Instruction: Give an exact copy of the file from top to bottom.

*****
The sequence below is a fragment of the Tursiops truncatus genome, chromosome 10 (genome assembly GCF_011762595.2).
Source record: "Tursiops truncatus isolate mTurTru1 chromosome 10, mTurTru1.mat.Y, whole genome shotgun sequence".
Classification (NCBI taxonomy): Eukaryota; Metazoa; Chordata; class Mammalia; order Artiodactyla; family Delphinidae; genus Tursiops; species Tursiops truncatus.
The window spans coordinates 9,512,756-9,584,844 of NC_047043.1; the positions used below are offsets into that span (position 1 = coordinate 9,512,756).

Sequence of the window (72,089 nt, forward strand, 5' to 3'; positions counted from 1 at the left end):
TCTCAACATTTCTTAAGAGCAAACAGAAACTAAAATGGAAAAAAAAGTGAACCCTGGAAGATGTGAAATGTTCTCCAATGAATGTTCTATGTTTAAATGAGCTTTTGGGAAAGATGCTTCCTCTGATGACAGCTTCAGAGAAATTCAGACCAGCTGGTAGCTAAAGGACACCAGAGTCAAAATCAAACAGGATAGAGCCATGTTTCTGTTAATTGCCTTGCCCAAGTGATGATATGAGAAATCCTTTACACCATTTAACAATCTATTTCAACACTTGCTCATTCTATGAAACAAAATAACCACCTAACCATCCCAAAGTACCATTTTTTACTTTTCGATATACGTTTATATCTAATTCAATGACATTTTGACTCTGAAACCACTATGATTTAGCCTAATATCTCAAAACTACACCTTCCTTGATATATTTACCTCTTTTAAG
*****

The sequence below is a fragment of the Tursiops truncatus genome, chromosome 10 (genome assembly GCF_011762595.2).
Source record: "Tursiops truncatus isolate mTurTru1 chromosome 10, mTurTru1.mat.Y, whole genome shotgun sequence".
Classification (NCBI taxonomy): Eukaryota; Metazoa; Chordata; class Mammalia; order Artiodactyla; family Delphinidae; genus Tursiops; species Tursiops truncatus.
The window spans coordinates 9,512,756-9,584,844 of NC_047043.1; the positions used below are offsets into that span (position 1 = coordinate 9,512,756).

Sequence of the window (72,089 nt, forward strand, 5' to 3'; positions counted from 1 at the left end):
TCTCAACATTTCTTAAGAGCAAACAGAAACTAAAATGGAAAAAAAAGTGAACCCTGGAAGATGTGAAATGTTCTCCAATGAATGTTCTATGTTTAAATGAGCTTTTGGGAAAGATGCTTCCTCTGATGACAGCTTCAGAGAAATTCAGACCAGCTGGTAGCTAAAGGACACCAGAGTCAAAATCAAACAGGATAGAGCCATGTTTCTGTTAATTGCCTTGCCCAAGTGATGATATGAGAAATCCTTTACACCATTTAACAATCTATTTCAACACTTGCTCATTCTATGAAACAAAATAACCACCTAACCATCCCAAAGTACCATTTTTTACTTTTCGATATACGTTTATATCTAATTCAATGACATTTTGACTCTGAAACCACTATGATTTAGCCTAATATCTCAAAACTACACCTTCCTTGATATATTTACCTCTTTTAAG